Best pattern for a highly reliable AWS host?

I’ve been considering how to have highly available self-hosted version of n8n with AWS that can take advantage of its autoscaling while also still abstracting all of this from our non-devs.

I’ve considered a few things like having API Gateway handle a greedy route of /webhook/* and forward it to SQS to be handled, but this feels useless since the code to add a job to the redis queue isn’t exposed via some API, so I’d need to go review the internal code and write a lambda duplicating it.

Before I go through a large list of design patterns trying to fit into the suggestions at in the scaling docs, it’d be great to learn if someone else has already established a good pattern for the webhook workers pool, workers pool, and main host.

I suppose using ECS with load balancing for everything might make more sense and be the least effort, but would love to hear what people have done.

Hey @Wittiest!

Welcome to the community :sparkling_heart:

I don’t have a lot of experience with this, but maybe @krynble can help here :slight_smile:

Thanks @harshil1712 :slight_smile:

If there is any documentation or tutorials for any service where someone has implemented all of the best practices outlined in n8n’s advanced scaling section, that’d also be super helpful.

I keep searching and all of the examples I’m finding are for the most basic implementation.

If nothing pans out, I think API Gateway, ECS, Elasticache, and the correct loadbalancing config should be enough. It’s always nice to see what others have done though.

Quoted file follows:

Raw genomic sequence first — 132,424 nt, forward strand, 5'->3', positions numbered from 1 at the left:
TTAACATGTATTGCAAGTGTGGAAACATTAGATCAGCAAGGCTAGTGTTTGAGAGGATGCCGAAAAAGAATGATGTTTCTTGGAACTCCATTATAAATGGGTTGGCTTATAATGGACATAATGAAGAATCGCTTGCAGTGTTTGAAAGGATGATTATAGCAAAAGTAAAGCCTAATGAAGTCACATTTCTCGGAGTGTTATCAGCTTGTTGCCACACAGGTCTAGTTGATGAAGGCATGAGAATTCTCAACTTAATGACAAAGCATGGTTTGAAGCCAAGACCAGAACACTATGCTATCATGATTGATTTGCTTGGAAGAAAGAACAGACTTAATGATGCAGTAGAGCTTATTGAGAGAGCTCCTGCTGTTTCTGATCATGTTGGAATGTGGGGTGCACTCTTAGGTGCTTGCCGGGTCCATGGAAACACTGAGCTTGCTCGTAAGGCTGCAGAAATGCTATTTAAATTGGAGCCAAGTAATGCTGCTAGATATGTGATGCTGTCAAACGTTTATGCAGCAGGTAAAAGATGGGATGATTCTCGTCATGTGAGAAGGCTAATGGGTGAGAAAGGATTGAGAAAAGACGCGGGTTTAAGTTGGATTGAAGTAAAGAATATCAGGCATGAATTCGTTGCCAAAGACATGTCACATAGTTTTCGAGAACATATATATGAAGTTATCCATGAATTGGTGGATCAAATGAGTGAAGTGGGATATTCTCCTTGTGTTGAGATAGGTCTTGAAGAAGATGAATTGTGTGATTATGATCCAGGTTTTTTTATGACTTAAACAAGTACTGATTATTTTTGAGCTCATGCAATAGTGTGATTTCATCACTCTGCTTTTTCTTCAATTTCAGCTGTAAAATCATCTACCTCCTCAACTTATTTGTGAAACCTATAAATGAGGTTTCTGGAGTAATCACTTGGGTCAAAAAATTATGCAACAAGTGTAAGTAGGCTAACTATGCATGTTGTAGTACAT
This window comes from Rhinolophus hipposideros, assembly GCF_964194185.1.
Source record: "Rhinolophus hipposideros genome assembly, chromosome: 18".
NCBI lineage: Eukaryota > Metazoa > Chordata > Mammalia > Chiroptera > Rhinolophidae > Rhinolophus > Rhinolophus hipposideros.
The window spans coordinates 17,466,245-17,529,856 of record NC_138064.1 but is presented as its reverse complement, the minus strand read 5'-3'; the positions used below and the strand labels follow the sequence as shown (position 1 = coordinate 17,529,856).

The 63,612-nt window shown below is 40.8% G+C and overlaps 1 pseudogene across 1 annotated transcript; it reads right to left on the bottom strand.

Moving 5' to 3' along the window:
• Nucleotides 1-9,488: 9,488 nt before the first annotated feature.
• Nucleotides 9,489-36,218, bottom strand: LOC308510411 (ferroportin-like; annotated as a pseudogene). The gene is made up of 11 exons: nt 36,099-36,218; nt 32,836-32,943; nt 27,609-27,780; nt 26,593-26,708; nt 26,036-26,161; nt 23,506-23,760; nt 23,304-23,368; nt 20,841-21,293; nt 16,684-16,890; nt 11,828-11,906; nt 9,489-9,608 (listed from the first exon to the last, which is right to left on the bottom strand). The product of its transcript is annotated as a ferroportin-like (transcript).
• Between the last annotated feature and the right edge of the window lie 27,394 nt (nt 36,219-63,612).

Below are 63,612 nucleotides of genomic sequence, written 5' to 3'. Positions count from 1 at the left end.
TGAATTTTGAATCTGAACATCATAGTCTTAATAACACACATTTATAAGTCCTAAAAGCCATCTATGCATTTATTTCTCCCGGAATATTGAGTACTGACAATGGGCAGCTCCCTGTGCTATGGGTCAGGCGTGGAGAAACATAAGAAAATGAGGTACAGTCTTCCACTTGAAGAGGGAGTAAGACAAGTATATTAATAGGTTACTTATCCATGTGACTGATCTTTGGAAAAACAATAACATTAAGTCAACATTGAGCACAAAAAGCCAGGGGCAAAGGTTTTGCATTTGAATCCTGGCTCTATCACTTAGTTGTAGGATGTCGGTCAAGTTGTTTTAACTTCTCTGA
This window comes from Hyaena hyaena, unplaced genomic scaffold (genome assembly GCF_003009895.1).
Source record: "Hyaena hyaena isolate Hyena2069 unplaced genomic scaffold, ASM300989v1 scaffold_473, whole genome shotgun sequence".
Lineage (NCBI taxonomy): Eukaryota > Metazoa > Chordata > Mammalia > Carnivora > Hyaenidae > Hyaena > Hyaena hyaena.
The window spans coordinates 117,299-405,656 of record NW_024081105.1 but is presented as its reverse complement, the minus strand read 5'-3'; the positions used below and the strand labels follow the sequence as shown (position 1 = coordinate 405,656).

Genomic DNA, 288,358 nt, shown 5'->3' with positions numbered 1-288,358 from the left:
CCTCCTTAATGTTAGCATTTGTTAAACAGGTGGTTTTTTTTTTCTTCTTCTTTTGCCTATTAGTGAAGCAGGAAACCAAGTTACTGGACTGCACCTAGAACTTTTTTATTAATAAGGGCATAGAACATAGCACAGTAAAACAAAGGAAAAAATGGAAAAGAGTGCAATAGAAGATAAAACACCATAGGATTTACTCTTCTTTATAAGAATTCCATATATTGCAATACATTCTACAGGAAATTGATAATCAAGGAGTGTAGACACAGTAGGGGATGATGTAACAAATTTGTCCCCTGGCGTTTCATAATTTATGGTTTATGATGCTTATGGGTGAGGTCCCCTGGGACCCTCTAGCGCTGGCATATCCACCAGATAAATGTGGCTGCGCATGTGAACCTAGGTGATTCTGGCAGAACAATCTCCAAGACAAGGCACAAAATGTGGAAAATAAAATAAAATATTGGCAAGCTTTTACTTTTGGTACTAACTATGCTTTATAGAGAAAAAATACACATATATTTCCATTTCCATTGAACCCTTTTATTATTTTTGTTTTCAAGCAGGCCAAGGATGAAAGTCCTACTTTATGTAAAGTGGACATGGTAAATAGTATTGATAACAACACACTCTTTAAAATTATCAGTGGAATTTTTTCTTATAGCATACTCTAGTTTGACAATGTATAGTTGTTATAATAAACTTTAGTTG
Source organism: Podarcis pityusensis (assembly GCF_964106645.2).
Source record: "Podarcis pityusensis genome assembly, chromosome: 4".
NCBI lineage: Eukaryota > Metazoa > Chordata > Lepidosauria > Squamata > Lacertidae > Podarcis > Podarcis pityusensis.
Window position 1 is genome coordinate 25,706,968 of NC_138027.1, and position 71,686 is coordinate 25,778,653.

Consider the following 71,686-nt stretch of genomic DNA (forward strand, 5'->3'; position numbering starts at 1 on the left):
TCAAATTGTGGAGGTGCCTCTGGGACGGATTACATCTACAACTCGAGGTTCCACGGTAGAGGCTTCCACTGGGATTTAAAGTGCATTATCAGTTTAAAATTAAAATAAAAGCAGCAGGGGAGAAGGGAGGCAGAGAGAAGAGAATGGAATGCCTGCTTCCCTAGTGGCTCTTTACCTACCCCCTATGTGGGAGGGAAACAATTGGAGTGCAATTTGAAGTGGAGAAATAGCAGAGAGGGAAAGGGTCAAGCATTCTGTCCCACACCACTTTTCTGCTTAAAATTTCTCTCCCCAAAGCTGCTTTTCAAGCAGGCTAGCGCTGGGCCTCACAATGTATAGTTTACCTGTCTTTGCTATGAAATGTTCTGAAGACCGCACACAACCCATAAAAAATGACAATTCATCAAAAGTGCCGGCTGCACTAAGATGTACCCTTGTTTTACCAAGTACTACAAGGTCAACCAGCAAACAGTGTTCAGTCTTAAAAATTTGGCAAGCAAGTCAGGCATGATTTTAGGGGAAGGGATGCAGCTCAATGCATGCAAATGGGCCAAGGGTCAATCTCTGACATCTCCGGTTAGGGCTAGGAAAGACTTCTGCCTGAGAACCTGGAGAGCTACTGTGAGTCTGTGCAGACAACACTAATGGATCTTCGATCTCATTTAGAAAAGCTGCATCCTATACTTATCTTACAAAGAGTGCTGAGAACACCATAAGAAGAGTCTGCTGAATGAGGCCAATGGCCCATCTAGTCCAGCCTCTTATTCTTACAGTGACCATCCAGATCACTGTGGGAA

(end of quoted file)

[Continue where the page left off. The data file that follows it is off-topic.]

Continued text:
Hi @Wittiest

Your question is super interesting. I have on my to-do list a benchmark to really crunch the numbers of how n8n scales. Also as part of this task comes the documentation process.

You got the overall idea, but I’m not sure about elasticache. API gateway is also not mandatory as a simple application load balancer should be enough.

My recommendation is that you set up ECS with 3 different tasks and a few services:

  • Postgres 13+ as a shared database for all your workflows
  • A Redis cluster that will be also used by all your n8n instances
  • 1 task running the n8n default process in queue mode and webhooks disabled. This will cause this "main’ process to run forever and getting restarted if necessary. This one should not have replication i.e. should be a single instance of n8n
  • 1 task running worker processes that can have multiple instances on the same machine. Each worker uses 1 process therefore running multiple instances helps you better use your resources that scale based on CPU / network
  • 1 task running webhook processes that can also have multiple copies in the same host. Just like the workers, these are single processes so running multiple instances helps better use your resources

So what happens in the end is that your main n8n instance will be responsible for triggering workflows that are not webhook based, like crons, polls, etc. Everything else will be run on workers or webhook nodes. For this reason, this instance cannot and should not be scaled as this would cause duplication of work.

Your main instance is also your entry point to n8n, allowing you to edit workflows, view executions, etc.

If you have any more questions, feel free to add. I believe this community post can become a great place for a future documentation on deployment practices as your questions will help build this document.


Hey @krynble. I appreciate the thorough answer. My team is still evaluating a move from Zapier, primarily because it’s difficult to monitor and we’ve run into a lot of unexpected issues.

I’ll definitely report back if we go through with the implementation so that I can share any learnings we have.